Billy Barron Billy Clay Barron, 69, of Connersville, Ind., formerly of Independence, died April 11, 2013, at St. Elizabeth Florence. He was a retired assistant principal for Covington Independent Schools and an Air Force veteran. His wife, May Anderson Barron; mother, Rachel Barron; and sister, Vicky Bolton, died previously. Survivors include his son, Clay Barron of Covington; daughters, Janice Sebree of Taylor Mill, and Kim Myer of Indianapolis; and five grandchildren. Interment was at Mulberry Cemetery in Williamsburg. Memorials: St. Elizabeth Healthcare, 1 Medical Village Drive, Edgewood, KY 41017.
Betty Carr Betty Jane Edwards Carr, 88, of Independence, died March 29, 2013, at the Indianspring Health Care in Oakley, Ohio. She was a homemaker, member of Grace Baptist Church in Independence, member of Bradford Star No. 493 OES, and former member of South Side Baptist in Covington. Her husband, Robert Charles Carr; son, David Patrick Carr; brothers, Melvin Edwards and Donald R. Edwards, died previously. Survivors include her daughter, Michele L. Carr of Independence; son, Michael Robert Carr of Corinth; brother, Richard Edwards of Noblesville, Ind.; four grandchildren and two great-grandchildren. Interment was at Floral Hills Memorial Gardens in Taylor Mill. Memorials: American Cancer Society, 297 Buttermilk Pike, Fort Mitchell, KY 41017.
Veanetta Chumbley Veanetta Marie Chumbley, 83, of Erlanger, died April 7, 2013. She was retired from Cincinnati Bell Telephone Co. where she served 46 years, loved spending time with her family, traveling, dining out, and tending to her home. Her brother, Harold Corbin, died previously. Survivors include her husband, Joe Chumbley of Erlanger; stepchildren, Connie Crawn of Constableville, N.Y., and Joseph Chumbley of Nolanville, Texas; and brothers, David Corbin of Burlington, and Jack Corbin of Erlanger. Burial was at Mother of God Cemetery in Covington. Memorials: Boys Town, 14100 Crawford St., Boys Town, NE 68010.
Michael Furnish Michael H. Furnish, 55, of Elsmere, died April 4, 2013. He was an Army veteran, and avid fan of the Cincinnati Reds. Survivors include his longtime companion, Patty Magee; daughters, Andrea, Ashley, and Kelly Furnish, all of Louisville; brothers, Jerry Furnish of Tallahassee, Fla., and Scott Furnish of Hebron; sister, Kathy Furnish Hodges of Burlington; and two grandchildren.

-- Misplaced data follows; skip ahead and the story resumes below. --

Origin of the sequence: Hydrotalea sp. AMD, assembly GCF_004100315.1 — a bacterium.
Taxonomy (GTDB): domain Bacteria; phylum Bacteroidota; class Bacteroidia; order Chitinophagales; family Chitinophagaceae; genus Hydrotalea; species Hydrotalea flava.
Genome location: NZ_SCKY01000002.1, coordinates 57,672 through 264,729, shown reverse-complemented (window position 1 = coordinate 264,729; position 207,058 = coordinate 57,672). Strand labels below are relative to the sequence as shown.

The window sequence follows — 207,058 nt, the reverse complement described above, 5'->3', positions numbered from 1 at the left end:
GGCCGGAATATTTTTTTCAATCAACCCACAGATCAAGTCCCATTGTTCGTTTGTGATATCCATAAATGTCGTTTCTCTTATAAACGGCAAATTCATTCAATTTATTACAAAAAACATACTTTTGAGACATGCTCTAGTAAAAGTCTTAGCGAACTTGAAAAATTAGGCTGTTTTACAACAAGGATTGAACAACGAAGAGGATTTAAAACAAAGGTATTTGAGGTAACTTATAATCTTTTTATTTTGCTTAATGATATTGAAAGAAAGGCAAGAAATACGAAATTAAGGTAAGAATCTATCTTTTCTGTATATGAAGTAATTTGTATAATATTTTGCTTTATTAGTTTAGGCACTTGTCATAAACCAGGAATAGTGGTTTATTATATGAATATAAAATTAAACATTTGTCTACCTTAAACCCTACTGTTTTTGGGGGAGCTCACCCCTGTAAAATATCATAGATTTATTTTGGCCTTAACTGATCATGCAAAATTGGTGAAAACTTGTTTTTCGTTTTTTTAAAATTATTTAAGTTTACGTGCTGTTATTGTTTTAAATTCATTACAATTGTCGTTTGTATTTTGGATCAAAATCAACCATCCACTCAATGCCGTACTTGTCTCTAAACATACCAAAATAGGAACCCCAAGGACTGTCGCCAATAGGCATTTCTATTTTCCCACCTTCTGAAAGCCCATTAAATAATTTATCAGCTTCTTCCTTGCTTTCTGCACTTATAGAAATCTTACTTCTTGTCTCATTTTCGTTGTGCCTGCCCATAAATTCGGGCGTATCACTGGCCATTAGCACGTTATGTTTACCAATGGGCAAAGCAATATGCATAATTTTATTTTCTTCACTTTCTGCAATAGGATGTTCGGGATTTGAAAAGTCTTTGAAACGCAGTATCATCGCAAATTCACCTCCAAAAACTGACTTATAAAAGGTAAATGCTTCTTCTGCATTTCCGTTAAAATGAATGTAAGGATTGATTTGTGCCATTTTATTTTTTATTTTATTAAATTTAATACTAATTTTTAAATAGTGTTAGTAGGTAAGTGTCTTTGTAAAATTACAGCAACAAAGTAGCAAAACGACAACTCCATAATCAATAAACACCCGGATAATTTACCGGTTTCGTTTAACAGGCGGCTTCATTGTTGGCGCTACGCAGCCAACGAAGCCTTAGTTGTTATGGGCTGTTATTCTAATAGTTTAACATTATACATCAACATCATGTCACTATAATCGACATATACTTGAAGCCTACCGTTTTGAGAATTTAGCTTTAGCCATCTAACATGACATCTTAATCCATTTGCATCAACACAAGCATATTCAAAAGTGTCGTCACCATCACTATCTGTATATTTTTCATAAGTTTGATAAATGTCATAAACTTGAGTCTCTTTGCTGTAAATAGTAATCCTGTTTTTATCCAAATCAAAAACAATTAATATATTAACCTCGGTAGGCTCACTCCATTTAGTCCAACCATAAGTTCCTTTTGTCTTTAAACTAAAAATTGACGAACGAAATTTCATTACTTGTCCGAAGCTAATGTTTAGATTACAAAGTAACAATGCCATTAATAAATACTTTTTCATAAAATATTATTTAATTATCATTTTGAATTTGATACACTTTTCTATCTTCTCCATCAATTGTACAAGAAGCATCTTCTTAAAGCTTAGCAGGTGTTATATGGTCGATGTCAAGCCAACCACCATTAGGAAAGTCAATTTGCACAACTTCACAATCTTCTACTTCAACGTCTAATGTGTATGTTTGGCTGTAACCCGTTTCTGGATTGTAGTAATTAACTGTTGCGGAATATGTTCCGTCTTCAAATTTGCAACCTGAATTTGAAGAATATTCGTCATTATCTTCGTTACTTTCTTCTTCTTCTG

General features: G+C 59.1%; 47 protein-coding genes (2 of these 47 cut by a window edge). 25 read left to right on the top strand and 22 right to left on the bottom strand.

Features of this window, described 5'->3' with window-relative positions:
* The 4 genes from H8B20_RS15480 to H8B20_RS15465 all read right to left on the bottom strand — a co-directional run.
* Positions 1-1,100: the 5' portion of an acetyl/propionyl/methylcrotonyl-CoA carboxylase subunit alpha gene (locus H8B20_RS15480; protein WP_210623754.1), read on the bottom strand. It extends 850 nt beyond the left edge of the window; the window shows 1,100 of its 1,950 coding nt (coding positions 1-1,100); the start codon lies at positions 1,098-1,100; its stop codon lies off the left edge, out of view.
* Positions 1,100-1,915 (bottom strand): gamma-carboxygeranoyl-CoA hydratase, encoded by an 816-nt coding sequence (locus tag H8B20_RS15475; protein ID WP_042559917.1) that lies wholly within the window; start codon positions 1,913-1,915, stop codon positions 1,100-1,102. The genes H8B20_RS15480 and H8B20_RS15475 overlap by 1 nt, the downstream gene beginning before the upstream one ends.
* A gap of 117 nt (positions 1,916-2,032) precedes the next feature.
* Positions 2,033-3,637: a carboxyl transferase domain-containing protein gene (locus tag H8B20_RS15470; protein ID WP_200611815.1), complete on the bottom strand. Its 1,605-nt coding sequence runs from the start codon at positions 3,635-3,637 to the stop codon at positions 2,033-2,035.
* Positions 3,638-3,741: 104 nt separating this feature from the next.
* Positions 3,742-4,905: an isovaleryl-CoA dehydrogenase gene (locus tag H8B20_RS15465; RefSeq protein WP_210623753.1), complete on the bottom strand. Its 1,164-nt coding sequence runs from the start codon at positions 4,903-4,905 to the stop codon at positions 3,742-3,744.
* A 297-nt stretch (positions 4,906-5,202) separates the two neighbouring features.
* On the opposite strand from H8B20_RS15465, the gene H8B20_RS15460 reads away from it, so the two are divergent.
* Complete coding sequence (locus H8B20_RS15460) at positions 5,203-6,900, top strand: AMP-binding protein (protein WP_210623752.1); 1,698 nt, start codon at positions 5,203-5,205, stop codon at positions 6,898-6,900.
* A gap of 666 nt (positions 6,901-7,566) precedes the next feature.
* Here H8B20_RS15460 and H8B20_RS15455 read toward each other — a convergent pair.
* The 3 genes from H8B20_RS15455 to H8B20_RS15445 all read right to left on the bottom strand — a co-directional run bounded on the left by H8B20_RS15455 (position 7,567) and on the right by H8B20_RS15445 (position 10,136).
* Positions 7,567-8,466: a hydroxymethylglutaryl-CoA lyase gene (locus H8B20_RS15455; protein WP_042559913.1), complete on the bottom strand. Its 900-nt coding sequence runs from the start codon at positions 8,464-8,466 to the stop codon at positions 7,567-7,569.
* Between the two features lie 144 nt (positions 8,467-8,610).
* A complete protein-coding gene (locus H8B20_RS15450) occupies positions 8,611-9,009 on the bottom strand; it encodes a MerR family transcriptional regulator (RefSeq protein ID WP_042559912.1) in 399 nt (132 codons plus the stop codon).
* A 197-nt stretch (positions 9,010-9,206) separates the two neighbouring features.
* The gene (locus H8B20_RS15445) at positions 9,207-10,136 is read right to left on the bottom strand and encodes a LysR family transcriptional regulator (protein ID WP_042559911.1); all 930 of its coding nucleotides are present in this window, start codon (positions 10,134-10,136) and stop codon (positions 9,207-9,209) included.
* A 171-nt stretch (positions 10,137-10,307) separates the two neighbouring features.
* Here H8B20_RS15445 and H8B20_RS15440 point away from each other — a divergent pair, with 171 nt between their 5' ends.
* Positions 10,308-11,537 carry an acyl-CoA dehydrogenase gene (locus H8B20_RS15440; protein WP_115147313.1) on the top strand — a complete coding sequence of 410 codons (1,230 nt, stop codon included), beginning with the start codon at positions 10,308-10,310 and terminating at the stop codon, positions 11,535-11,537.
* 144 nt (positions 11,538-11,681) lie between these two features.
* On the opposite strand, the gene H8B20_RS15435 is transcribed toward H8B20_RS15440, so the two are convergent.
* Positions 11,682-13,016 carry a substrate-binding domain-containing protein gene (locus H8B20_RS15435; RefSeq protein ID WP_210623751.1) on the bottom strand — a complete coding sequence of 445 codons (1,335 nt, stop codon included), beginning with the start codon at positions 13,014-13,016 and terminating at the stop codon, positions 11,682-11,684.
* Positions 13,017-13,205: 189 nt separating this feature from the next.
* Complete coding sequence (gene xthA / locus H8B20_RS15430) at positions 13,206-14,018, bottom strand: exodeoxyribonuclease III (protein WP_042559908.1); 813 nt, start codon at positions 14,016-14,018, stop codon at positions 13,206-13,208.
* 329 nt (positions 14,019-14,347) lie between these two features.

Richard Hartman Richard L. “Mother” Hartman, 89, of Ludlow, died April 5, 2013, at St. Elizabeth Edgewood. He was a retired electrician with IBEW Local 212, a Navy veteran of World War II, member of Mother of God Church in Covington, member of Kelly Furnish VFW Post 7099, past president of Fraternal Order of Eagles No. 280, and former member of Ludlow Drum and Bugle Corps. His wife, Mary Emma Hartman, died previously. Survivors include his sons, Richard Hartman of Southgate, Daniel Hartman of Burlington,
ABOUT OBITUARIES Basic obituary information and a color photograph of your loved one is published without charge by The Community Press. Please call us at 283-0404 for more information. To publish a larger memorial tribute, call 513-2424000 for pricing details. For the most up-to-date Northern Kentucky obituaries, click on the “Obituaries” link at NKY.com. Lawrence Hartman of Ludlow, and John Hartman of Florence; daughters, Diane Hartman of Ludlow, Mary Lee Conway of Villa Hills, Deborah Deaton of Covington, Ruth Ellen Hartman of Ludlow, Patricia Hartman of Ludlow, and Donna Hartman of Ludlow; nine grandchildren and 10 great-grandchildren. Memorials: Ludlow Fire Department, 234 Oak St., Ludlow, KY 41016.
Brianna Holt Brianna Kaylnn Holt, 14, of Williamstown, formerly of Latonia, died April 7, 2013, at her residence. She was an eighth-grade student at Grant County Middle School who enjoyed watching and supporting the Grant County Middle School boys basketball team, and talking to her friends through Facebook. Sheriff Chuck Korzenborn also made her an honorary Kenton County Deputy. Her mother, Crystal Lynn Earls, died previously Survivors include her father, James A. Holt; sisters, Kelsey Holt and Libbi Holt; brothers, James Holt and Dawson Maley; grandparents, Tammy and Doug Earls, Linda Earls and Elizabeth Holt; and three great-grandmothers.